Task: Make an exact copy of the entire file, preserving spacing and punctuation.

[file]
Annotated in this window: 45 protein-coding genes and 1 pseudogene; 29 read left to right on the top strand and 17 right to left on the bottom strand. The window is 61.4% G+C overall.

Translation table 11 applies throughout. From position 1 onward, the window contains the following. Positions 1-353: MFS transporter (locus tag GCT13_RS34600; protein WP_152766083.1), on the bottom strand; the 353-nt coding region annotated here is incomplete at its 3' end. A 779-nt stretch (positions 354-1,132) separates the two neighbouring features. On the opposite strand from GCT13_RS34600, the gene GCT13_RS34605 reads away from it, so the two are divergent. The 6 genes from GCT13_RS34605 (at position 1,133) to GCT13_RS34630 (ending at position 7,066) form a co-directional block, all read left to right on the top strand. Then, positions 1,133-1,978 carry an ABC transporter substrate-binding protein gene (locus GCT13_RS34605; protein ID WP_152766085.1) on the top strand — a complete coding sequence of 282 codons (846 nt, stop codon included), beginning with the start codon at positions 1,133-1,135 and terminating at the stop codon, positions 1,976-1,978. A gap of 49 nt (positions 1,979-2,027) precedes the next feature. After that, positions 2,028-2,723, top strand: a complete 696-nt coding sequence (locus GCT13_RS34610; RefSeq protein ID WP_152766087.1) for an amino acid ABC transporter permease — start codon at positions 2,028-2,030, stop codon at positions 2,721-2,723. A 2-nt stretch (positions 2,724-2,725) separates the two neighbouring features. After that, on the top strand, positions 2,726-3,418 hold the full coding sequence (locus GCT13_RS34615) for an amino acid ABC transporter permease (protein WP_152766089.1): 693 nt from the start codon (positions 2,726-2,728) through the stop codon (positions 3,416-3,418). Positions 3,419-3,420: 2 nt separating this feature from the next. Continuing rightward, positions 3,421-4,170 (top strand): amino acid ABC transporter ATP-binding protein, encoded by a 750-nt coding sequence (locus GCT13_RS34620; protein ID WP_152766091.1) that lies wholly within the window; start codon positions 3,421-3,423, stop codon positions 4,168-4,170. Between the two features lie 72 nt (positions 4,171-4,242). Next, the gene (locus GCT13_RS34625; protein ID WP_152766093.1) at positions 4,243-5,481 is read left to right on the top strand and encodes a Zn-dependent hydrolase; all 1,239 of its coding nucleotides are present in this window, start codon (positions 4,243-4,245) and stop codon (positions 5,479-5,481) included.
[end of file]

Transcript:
Annotated in this window: 45 protein-coding genes and 1 pseudogene; 29 read left to right on the top strand and 17 right to left on the bottom strand. The window is 61.4% G+C overall.

Translation table 11 applies throughout. From position 1 onward, the window contains the following. Positions 1-353: MFS transporter (locus tag GCT13_RS34600; protein WP_152766083.1), on the bottom strand; the 353-nt coding region annotated here is incomplete at its 3' end. A 779-nt stretch (positions 354-1,132) separates the two neighbouring features. On the opposite strand from GCT13_RS34600, the gene GCT13_RS34605 reads away from it, so the two are divergent. The 6 genes from GCT13_RS34605 (at position 1,133) to GCT13_RS34630 (ending at position 7,066) form a co-directional block, all read left to right on the top strand. Then, positions 1,133-1,978 carry an ABC transporter substrate-binding protein gene (locus GCT13_RS34605; protein ID WP_152766085.1) on the top strand — a complete coding sequence of 282 codons (846 nt, stop codon included), beginning with the start codon at positions 1,133-1,135 and terminating at the stop codon, positions 1,976-1,978. A gap of 49 nt (positions 1,979-2,027) precedes the next feature. After that, positions 2,028-2,723, top strand: a complete 696-nt coding sequence (locus GCT13_RS34610; RefSeq protein ID WP_152766087.1) for an amino acid ABC transporter permease — start codon at positions 2,028-2,030, stop codon at positions 2,721-2,723. A 2-nt stretch (positions 2,724-2,725) separates the two neighbouring features. After that, on the top strand, positions 2,726-3,418 hold the full coding sequence (locus GCT13_RS34615) for an amino acid ABC transporter permease (protein WP_152766089.1): 693 nt from the start codon (positions 2,726-2,728) through the stop codon (positions 3,416-3,418). Positions 3,419-3,420: 2 nt separating this feature from the next. Continuing rightward, positions 3,421-4,170 (top strand): amino acid ABC transporter ATP-binding protein, encoded by a 750-nt coding sequence (locus GCT13_RS34620; protein ID WP_152766091.1) that lies wholly within the window; start codon positions 3,421-3,423, stop codon positions 4,168-4,170. Between the two features lie 72 nt (positions 4,171-4,242). Next, the gene (locus GCT13_RS34625; protein ID WP_152766093.1) at positions 4,243-5,481 is read left to right on the top strand and encodes a Zn-dependent hydrolase; all 1,239 of its coding nucleotides are present in this window, start codon (positions 4,243-4,245) and stop codon (positions 5,479-5,481) included.